I was promoted to the rank of Corporal and put in charge of propellor spares. Later I was transferred to E2 site and put in charge of complete assembled and dismantled propellers and I had to learn as much as I could about propellers as quickly as I could.
Assembled propellers were delivered on 60ft Queen Mary Lorries and they had to drive across a field to reach the go-down. In the monsoon season they used to get bogged down and we were continually digging the lorries out.
I put in a request for the Army Engineers to build us a road, but was told by my officer that there was a war on, and that the army had better things to do than build me a road, so I decided to build my own. I noticed that the railway line from the jetty ran straight into the go down but had been cemented over inside the building and that old original doorways had been bricked up. I got my coolies to dig out these lines, and pull down the bricks and use them to line alongside the rail lines outside on the outside edges and bind them in with mud and cowdung. I did not have enough bricks so I decided to higher the main door to allow lorries to drive straight into the building. I got my bricks but nearly brought the building down. Fortunately for me a large lintel had been set into the wall higher up which saved the whole wall from collapsing. I got my unit chippie to higher the doors and I also had my road of sort and as the railway was built on solid ground, lorries were able to drive straight into the warehouse astride the railway tracks on my brick road. I made up my mind that if I was going to be a warehouse manager when I left the service after the war I would need to learn something about building construction.
The civilian mill managers and overseers had a swimming pool of sorts which they allowed us to use on condition that ordinary service personnel left the pool immediately any civilian female entered the pool. We had to empty it, clean it, and fill it once a week, but not use it when ladies were present. The RAF eventually took over the entire mill and the civilians had to move out for the duration.
The build up of stock was so great that I had to store assembled propellors in the open. We stood them on railways sleepers and covered them with tarpaulins. The problem was that during the monsoon season we had to listen out for weather forecasts and when the winds were up and the heavy rainfall started we had to leave whatever we were doing in the evenings and go into work to check that all the tarpaulins were battered down. I noticed that an overhead crane was up in the roof of the building, and ran the full length of the building but it did not work. I went up the ladder with an RAF fitter, and we cleaned it up, overhauled it, fitted new fuses and I learned to drive it. The next thing I had to do was to train one of my more intelligent coolies to drive it, and I paid him an extra 1 Rupee a week for doing the job. The coolies were paid 8 Rupees a week, Jemadar 9 Rupees so my crane driver was on 9 Rupees. This enabled us to offload lorries that drive into the building mechanically. I had a team of two RAF fitters to check serviceability of propellors before despatch and about 60 coolies to lug and carry assembled and dismantled propellors around the warehouse as each propellor had to be laid out in the service bays to be checked for serviceability, and to see that all necessary modifications were added before despatch. Where pitch stop modifications were required the item had to be sent to our local CMU for alterations before we could despatch.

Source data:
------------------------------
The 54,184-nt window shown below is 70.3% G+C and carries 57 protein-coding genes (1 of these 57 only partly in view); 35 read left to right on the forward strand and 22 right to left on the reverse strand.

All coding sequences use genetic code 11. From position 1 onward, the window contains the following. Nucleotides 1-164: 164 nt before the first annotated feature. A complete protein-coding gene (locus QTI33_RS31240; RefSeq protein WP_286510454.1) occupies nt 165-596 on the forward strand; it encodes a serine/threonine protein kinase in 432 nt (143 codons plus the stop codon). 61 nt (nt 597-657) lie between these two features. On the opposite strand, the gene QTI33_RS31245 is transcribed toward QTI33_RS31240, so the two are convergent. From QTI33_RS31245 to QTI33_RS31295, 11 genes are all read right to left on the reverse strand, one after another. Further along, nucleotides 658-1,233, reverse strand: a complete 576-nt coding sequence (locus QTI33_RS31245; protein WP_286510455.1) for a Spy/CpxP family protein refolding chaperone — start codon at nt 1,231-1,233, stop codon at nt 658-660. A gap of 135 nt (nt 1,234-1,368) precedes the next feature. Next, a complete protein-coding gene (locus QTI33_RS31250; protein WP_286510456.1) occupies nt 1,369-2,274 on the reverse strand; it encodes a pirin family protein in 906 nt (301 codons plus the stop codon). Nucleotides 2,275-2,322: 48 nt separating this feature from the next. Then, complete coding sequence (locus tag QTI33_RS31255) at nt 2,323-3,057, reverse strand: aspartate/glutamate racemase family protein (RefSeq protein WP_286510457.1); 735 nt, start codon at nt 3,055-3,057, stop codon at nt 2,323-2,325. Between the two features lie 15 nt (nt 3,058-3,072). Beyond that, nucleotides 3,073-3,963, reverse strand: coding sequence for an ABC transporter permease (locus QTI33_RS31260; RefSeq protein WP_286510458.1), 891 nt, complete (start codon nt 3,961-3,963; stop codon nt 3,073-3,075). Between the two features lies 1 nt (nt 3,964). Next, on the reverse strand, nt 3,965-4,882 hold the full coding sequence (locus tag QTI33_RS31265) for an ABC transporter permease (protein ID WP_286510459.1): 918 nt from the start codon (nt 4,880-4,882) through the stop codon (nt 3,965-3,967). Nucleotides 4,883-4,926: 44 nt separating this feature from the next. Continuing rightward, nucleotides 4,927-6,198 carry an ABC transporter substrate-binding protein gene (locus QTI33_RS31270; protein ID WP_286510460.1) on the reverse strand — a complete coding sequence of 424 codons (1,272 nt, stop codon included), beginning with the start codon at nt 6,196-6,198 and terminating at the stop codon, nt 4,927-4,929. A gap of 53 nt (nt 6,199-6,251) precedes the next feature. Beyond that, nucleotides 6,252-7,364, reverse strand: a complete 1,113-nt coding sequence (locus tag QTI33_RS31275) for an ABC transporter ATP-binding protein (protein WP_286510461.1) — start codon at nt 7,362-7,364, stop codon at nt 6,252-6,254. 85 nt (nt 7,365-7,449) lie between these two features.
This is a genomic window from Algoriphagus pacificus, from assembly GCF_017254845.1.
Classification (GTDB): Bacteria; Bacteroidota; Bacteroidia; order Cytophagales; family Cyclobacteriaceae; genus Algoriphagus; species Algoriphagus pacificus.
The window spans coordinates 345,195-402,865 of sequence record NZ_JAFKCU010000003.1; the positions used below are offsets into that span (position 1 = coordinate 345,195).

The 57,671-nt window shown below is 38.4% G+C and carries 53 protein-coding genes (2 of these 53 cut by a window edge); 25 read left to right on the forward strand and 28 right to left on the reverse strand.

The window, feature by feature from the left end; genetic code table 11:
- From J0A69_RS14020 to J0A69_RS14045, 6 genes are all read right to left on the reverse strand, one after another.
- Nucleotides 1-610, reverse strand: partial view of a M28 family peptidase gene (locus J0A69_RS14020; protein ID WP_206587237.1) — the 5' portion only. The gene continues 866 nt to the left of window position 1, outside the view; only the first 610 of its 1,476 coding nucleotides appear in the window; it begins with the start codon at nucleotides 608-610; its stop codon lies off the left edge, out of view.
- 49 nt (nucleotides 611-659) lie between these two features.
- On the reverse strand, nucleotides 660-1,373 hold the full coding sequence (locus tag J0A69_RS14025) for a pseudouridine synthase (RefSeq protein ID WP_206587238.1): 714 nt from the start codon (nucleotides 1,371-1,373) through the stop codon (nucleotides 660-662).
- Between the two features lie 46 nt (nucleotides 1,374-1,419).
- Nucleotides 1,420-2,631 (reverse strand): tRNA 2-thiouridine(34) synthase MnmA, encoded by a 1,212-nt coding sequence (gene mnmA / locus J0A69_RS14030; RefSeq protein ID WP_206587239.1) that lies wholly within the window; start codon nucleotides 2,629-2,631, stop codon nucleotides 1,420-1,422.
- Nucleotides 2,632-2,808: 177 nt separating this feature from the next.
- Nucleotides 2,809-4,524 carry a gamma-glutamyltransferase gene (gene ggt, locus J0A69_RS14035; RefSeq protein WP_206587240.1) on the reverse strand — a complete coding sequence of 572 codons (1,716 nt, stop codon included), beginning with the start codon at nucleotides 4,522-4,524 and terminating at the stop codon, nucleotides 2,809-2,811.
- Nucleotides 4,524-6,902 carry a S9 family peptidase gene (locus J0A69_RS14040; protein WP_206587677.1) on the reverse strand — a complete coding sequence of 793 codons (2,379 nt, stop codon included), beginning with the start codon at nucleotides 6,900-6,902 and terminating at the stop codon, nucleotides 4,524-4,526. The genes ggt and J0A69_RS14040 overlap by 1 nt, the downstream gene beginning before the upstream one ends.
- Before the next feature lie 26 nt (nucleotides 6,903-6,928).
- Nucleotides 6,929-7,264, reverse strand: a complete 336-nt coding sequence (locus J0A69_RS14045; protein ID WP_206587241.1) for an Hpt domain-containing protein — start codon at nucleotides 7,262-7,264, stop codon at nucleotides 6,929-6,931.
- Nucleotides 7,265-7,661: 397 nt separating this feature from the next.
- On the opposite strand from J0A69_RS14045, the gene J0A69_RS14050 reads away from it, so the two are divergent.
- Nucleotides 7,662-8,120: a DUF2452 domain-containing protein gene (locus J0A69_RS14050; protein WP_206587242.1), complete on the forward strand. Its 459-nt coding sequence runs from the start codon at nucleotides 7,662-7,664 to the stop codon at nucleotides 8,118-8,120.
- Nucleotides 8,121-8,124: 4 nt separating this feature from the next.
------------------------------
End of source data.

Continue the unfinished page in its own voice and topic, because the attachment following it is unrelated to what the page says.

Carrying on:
My site officer became a stickler for discipline and demanded that I paint all the fire extinguisher stands white, to always have a cup of tea ready for his arrival when he visited the site each afternoon, and that I lined my coolier up each pay day, military style, and gave him a salam on receiving this pay. He also insisted that I hung no smoking notices from the ceiling of all the storage rooms. The latter was not possible because of the overhead crane operating in some parts of the building, but the other instructions I carried out. I lined the coolies up each pay day in groups of 10 and as my clerk called out the names each coolie would come up and press his thumb on an ink pad and sign for his pay by pressing his thumb print against his name. He would then press his hands together and bow his head and say ‘Salam Sahil’ and the reform and as each group of 10 received their pay they would go off to work. I would sit on my chair watching that each man followed the procedure, beside me would be my main Jamadah. He was like the general forman coolie and if I was no satisfied that any coolie had followed the correct procedure I would raise my right hand and my Jamadah would immediately strike the man and order him to obey the correct procedure. I was not allowed to lay a finger on any coolie, but if I did not ensure that each coolie obeyed the routine, I would be reprimanded for allowing discipline to slip. The superiority of the Raj had to be maintained at all times.
Each day I would walk to work and as I approached the coolies they would part to allow me through, I would then remove my jacket and sit down and roll call would begin. When I was present at roll call coolies had to reply ‘Ji-Haa’ to their names being called as a mark of respect to me. If I was not present they would simply reply ‘Ji’.